The poet is a faker
Who’s so good at his act
He even fakes the pain
Of pain he feels in fact.
And those who read his words
Will feel in what he wrote
Neither of the pains he has
But just the one they don’t.
Fernando Pessoa was born 125 years ago.
I’ve never known anybody who’s had the crap beaten out of them.
All my aquaintances have been champions in everything.
I, so often shabby, so often swinish, so often vile,
I, so often, unforgivably, a parasite.
Inexcusably filthy I,
Who so often haven’t had the patience to shower,
I, who so often have been ridiculous, absurd,
Who have publicly wiped my feet on etiquette’s tapestry,
Who have been grotesque, paltry, servile, and arrogant,
Who have silently suffered besmirching
And when I haven’t been silent, have been even more ridiculous;
I, who have been a clown for chambermaids,
I, who have felt the winks of stevedores,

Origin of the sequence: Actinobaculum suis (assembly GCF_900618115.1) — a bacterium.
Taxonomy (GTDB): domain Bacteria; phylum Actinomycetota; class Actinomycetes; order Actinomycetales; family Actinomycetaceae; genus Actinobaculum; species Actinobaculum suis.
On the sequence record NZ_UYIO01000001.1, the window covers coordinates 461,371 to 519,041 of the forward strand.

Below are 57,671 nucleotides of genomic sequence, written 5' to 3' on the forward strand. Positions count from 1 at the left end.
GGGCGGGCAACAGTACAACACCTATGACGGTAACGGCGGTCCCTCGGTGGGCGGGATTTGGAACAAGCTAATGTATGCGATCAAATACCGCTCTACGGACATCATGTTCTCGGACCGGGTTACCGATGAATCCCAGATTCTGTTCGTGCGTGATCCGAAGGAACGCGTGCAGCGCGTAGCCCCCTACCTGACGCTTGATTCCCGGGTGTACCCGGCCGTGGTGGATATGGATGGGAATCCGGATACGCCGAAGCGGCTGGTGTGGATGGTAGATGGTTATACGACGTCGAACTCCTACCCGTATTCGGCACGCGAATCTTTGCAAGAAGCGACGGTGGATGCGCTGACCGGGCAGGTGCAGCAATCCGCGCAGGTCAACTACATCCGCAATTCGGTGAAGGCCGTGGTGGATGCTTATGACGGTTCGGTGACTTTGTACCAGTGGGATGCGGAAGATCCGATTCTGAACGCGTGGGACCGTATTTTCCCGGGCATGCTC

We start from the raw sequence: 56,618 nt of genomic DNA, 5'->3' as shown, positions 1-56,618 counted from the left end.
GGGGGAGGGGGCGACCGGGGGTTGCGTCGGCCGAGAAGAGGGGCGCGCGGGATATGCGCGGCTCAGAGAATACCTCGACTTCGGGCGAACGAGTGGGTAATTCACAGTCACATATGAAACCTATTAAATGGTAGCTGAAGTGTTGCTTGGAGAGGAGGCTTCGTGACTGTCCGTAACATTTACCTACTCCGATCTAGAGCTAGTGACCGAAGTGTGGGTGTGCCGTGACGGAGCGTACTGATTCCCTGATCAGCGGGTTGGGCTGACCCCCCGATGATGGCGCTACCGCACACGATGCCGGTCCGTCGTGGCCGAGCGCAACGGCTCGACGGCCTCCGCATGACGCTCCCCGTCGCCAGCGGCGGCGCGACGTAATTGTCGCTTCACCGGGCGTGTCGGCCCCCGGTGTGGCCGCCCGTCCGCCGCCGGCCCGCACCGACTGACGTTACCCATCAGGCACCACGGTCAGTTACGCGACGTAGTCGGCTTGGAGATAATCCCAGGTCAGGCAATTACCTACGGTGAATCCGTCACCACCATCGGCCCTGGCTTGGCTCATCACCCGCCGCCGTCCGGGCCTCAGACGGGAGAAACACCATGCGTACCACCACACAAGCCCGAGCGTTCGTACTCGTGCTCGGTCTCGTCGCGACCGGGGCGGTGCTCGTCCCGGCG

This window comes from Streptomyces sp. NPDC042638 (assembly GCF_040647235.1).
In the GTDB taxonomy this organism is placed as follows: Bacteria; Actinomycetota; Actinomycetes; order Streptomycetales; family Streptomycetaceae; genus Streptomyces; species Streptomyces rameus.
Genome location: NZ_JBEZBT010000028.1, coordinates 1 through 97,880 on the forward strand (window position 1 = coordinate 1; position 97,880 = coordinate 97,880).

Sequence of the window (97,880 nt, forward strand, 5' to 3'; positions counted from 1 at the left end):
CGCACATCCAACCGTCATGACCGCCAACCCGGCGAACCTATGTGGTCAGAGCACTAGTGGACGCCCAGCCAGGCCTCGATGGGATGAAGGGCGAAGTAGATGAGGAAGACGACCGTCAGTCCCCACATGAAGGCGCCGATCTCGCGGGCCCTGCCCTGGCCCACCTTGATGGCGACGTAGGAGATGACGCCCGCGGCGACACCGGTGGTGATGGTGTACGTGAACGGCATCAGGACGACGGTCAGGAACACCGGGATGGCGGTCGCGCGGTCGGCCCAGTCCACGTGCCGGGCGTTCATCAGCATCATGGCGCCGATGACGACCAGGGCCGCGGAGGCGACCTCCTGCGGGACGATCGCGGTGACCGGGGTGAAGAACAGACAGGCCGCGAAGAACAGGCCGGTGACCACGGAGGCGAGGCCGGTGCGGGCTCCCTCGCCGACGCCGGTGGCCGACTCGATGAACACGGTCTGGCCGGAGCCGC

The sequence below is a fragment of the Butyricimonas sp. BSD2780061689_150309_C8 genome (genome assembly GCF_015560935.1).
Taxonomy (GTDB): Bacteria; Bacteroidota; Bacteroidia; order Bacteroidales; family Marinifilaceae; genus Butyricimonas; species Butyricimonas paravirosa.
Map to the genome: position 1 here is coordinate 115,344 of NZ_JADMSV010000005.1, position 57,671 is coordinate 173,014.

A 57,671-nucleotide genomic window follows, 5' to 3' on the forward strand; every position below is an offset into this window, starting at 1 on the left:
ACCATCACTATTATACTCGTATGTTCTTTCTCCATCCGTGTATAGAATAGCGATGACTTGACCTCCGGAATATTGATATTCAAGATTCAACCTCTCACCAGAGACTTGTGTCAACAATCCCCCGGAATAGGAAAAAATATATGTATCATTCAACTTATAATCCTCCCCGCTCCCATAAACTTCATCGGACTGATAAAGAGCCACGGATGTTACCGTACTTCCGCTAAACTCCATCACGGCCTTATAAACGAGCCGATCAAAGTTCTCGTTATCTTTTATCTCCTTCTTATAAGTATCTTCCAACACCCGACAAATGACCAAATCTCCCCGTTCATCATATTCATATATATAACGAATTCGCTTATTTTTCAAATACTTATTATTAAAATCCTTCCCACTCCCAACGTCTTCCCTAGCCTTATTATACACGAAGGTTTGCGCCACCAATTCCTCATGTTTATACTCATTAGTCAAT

I, who have been fiscally embarassed, who have borrowed and forfeited,
I, who when the time for blows arises,
Have recoiled in advance of the possibility of blows;
I who have suffered the anguish of ridiculous little things,
I declare that in all the world I am without par.
Every one I know who speaks to me
Never did a ridiculous thing, never suffered besmirching,
Was never anything but a prince – all of them princes – in life…
If only I could hear another human voice
Confess not sin, but disgrace;
Confess not violence, but cowardice!
No, they’re all The Ideal, to hear them tell it.
Who in this great world will confess to me that even once they were vile?
O princes, my brothers,
God damn it, I’m fed up with semi-gods!
Where are there people in the world?
Am I the only vile and errant one on earth?
Women may not have loved them,
They may have been betrayed – but ridiculous, never!
And I, who have been ridiculous without being betrayed,
How can I speak to my superiors without reeling?
I who have been vile, literally vile,
Vile in the most paltry and infamous meaning of the word.